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Page Two of Facebook Famine Ends with Celebration of Empty Calories

And how I’m stiiiillll  painting the master bedroom, hired a painter, etc.  yawn, yawn, yawn.   I missed it enough that on Sunday, March 21, I thought I’d do what most fasting Catholics do.  I cheated, sort of.  It was Sunday after all, and there were more than forty days in Lent this year.   

So I posted this message: He who is without sin, right? My "Facebook fast" is going reasonably well, but did you know that there are 46 days of Lent this year? As if we Catholics don't suffer enough, right? So today is Sunday, and I thought I'd "cheat." Hello Facebook Friends. I miss you.   

Immediately one friend urged me not to feel I’m cheating since her Irish Catholic mother always had a bite of chocolate on Sundays. 

Another friend tried to console me by taking on the dialect of an Irish Catholic priest and offering me his blessing.  But at the stroke of midnight, I went back to my fast.  No commenting and no status updates.  I was starting to feel a bit “over” Facebook and that it is a little silly to share so much dumb stuff with people who may or may not really care.    

Nevertheless, the following Sunday I “cheated” again by posting photos of the chocolate Easter eggs I made with my daughter.  Friends requested samples.  I was back and my Facebook friends noticed.

The third lesson:  I don’t think I got more work done during my Facebook fast.   I’m still plugging away at several new writing projects at the same speed as usual.  I wasn’t checking Facebook as much and I was free from pondering what witty status update I might post next, but, I didn’t feel suddenly that I had a huge amount of extra time on my hands.   

So, Forty-four days without Facebook are over and my conclusion is that it is a harmless and fun way to express yourself and connect with people you would likely not connect with so much if you were not on Facebook.  Like face-to-face communication, Facebook is reciprocal.  The more you contribute the more you get back.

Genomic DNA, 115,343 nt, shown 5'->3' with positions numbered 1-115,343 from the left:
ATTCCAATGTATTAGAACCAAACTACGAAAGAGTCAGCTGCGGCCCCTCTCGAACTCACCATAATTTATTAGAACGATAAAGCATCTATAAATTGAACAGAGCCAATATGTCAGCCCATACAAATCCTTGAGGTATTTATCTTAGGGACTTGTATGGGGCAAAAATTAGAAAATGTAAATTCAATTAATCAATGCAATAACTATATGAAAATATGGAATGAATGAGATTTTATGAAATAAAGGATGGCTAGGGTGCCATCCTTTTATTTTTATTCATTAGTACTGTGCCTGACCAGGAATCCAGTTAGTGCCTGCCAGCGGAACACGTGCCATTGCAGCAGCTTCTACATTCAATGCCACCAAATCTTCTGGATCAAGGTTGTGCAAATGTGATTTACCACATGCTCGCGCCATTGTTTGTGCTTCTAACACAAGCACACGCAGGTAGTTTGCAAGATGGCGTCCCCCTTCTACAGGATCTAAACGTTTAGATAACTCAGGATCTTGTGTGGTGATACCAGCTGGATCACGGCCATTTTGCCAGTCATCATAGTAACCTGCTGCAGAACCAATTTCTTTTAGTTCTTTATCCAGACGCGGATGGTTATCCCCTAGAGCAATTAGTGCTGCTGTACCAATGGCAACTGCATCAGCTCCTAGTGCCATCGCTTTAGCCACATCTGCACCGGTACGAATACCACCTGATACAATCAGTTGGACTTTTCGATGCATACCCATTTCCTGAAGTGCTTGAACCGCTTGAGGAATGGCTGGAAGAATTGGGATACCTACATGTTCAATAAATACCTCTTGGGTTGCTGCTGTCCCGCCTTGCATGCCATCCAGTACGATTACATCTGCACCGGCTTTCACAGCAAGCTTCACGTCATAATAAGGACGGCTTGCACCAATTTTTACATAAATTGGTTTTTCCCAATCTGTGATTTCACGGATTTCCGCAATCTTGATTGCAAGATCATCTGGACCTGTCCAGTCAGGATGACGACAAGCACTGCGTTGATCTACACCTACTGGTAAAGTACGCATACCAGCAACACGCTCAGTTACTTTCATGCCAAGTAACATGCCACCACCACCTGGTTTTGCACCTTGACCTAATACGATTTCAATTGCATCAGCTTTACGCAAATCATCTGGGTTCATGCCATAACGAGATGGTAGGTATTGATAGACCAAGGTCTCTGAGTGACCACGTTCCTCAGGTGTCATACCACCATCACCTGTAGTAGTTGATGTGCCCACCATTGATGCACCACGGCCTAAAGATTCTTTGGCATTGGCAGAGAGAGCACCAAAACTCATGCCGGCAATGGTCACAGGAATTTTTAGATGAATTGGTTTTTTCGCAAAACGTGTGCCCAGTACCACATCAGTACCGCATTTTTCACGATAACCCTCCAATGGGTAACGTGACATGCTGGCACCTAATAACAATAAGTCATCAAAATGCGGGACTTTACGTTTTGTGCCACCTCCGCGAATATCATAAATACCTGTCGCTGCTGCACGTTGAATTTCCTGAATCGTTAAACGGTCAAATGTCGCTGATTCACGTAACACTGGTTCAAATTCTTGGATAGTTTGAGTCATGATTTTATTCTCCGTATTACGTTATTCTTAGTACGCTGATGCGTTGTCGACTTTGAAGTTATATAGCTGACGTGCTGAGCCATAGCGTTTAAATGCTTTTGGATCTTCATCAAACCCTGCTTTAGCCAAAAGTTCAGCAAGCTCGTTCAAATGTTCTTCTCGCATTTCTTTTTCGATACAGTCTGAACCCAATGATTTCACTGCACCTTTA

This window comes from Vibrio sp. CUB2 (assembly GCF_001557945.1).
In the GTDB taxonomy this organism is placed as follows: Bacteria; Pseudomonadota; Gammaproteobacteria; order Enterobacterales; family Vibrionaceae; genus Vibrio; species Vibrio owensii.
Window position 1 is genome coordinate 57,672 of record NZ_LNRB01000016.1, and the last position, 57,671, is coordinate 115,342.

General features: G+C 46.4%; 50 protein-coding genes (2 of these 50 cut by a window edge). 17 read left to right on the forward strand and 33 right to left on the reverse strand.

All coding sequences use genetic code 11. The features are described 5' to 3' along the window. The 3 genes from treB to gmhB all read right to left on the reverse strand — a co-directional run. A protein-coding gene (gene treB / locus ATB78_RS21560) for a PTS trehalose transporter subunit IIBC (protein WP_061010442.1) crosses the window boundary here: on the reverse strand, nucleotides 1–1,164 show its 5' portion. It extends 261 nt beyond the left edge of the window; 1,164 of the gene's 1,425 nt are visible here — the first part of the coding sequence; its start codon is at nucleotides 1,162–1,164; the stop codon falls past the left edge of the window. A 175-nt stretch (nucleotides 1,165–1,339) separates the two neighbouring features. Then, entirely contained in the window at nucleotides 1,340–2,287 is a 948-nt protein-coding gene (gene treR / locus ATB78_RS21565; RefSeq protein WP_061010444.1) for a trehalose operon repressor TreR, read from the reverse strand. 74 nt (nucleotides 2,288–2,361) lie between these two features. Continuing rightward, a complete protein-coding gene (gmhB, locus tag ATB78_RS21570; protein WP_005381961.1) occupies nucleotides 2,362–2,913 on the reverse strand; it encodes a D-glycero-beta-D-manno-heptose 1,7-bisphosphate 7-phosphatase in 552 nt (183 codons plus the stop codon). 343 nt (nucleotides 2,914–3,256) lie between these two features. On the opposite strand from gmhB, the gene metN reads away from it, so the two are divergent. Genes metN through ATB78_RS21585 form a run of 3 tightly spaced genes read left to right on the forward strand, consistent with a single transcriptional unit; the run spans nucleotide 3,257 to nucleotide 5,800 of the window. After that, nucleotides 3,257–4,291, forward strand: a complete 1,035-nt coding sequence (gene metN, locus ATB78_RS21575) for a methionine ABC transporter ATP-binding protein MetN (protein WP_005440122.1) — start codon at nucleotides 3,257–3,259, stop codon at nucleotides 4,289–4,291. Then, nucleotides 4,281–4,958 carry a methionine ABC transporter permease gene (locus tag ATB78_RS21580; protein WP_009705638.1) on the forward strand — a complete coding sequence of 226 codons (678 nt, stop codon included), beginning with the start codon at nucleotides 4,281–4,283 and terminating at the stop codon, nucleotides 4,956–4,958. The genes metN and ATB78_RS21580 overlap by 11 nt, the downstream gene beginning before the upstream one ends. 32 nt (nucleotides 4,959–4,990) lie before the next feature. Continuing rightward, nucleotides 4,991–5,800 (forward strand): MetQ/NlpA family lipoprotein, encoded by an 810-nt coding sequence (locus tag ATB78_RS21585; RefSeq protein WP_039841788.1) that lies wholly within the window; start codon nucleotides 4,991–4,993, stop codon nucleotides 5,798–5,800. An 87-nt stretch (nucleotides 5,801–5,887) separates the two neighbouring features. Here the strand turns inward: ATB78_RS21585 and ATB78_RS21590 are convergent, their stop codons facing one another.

The adage “we get out of life exactly what we put in”  certainly applies to Facebook.  But unlike face to face communication, I think online communication can only take relationships so far.  It is ambient awareness that helps connect people, but not truly connect with people the way that face to face communication does. 

I could imagine a great Facebook relationship building between two former college classmates, for example.  There seems to be so much in common between you and the constant witty rapport back and forth that is fun and stimulating. So after a few months of steady Facebook communication you plan to meet face to face, only to discover that the connection that Facebook facilitated doesn’t translate to your in person relationship.  You’ve seen the tee-shirt,  “You were more fun on Facebook.”   

Facebook is text-based and fun, but in a “hey you” kind of way that leads to … not necessarily valuable relationships.  And for those who are truly connected to us, Facebook is a poor substitute.  A little like winter tomatoes. They taste so different than summer tomatoes that they should be called something else.  To put it another way: Facebook communication is to deep and meaningful relationships what cubic zirconias are to diamonds — a cheap alternative that you know isn’t really fooling anyone.  But, like the faux ring, it is cheap, harmless and stylish, too, so why not? 

In a Chronicle Review, a writer described Facebook communication “like binging on junk food.”  As long as Facebook isn’t our main method of communication, I think we should go ahead and continue to indulge.  I always did like some chocolate after I've eaten my vegetables.

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©2010 Nichola Gutgold for


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